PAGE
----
Dakotas lead US in virus growth as both reject mask rules

SIOUX FALLS, S.D. — Coronavirus infections in the Dakotas are growing faster than anywhere else in the nation, fueling impassioned debates over masks and personal freedom after months in which the two states avoided the worst of the pandemic.

The argument over masks raged this week in Brookings, S.D., as the city council considered requiring face coverings in businesses. The city was forced to move its meeting to a local arena to accommodate intense interest, with many citizens speaking against it, before the mask requirement ultimately passed.

Amid the brute force of the pandemic, health experts warn that the infections must be contained before care systems are overwhelmed. North Dakota and South Dakota lead the country in new cases per capita over the last two weeks, ranking first and second respectively, according to Johns Hopkins University researchers.

South Dakota has also posted some of the country’s highest positivity rates for COVID-19 tests in the last week — over 17% — an indication that there are more infections than tests are catching.

Infections have been spurred by schools and universities reopening and mass gatherings like the Sturgis Motorcycle Rally, which drew hundreds of thousands of people from across the country.

“It is not a surprise that South Dakota has one of the highest (COVID-19) reproduction rates in the country,” Brookings City Council member Nick Wendell said as he commented on the many people who forgo masks in public.

The Republican governors of both states have eschewed mask requirements, tapping into a spirit of independence hewn from enduring the winters and storms of the Great Plains.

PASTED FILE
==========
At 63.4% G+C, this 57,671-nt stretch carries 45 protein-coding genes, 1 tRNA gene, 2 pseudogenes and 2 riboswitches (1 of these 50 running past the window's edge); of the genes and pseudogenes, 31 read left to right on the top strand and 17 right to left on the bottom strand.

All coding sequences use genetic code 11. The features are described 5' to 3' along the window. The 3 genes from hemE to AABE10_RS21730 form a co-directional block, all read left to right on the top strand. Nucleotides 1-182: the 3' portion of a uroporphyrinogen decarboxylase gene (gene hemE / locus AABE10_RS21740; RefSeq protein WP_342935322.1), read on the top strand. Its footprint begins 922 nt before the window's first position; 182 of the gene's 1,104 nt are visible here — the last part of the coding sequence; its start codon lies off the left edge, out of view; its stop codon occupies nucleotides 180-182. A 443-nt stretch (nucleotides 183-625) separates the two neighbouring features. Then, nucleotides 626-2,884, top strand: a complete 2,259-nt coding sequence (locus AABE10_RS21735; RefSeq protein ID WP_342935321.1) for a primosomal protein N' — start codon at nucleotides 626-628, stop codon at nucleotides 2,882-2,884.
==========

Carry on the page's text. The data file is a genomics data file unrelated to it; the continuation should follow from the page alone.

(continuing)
The Dakotas were not always a hot spot. For months, the states appeared to avoid the worst of the pandemic, watching from afar as it raged through large cities. But spiking infection rates have fanned out across the nation, from the East Coast to the Sun Belt and now into the Midwest, where states like Iowa and Kansas are also dealing with surges.

When the case count stayed low during the spring and early summer, people grew weary of constantly taking precautions, said Dr. Benjamin Aaker, president of the South Dakota State Medical Association.

Health officials point out that the COVID-19 case increases have been among younger groups that are not hospitalized at high rates.

Over 1,000 students at the states’ four largest universities left campus to quarantine after being exposed to the virus, according to data released by the schools. The Sturgis rally also spread infections across the region, with health officials in 12 states reporting over 300 cases among people who attended the event.

But requiring masks has been controversial. In Brookings, opponents said they believed the virus threat was not as serious as portrayed and that a mandate was a violation of civil liberties.

“There are a lot of things we have in life that we have to deal with that cause death,” business owner Teresa Haldeman told the council. “We live in America, and we have certain inalienable rights.”

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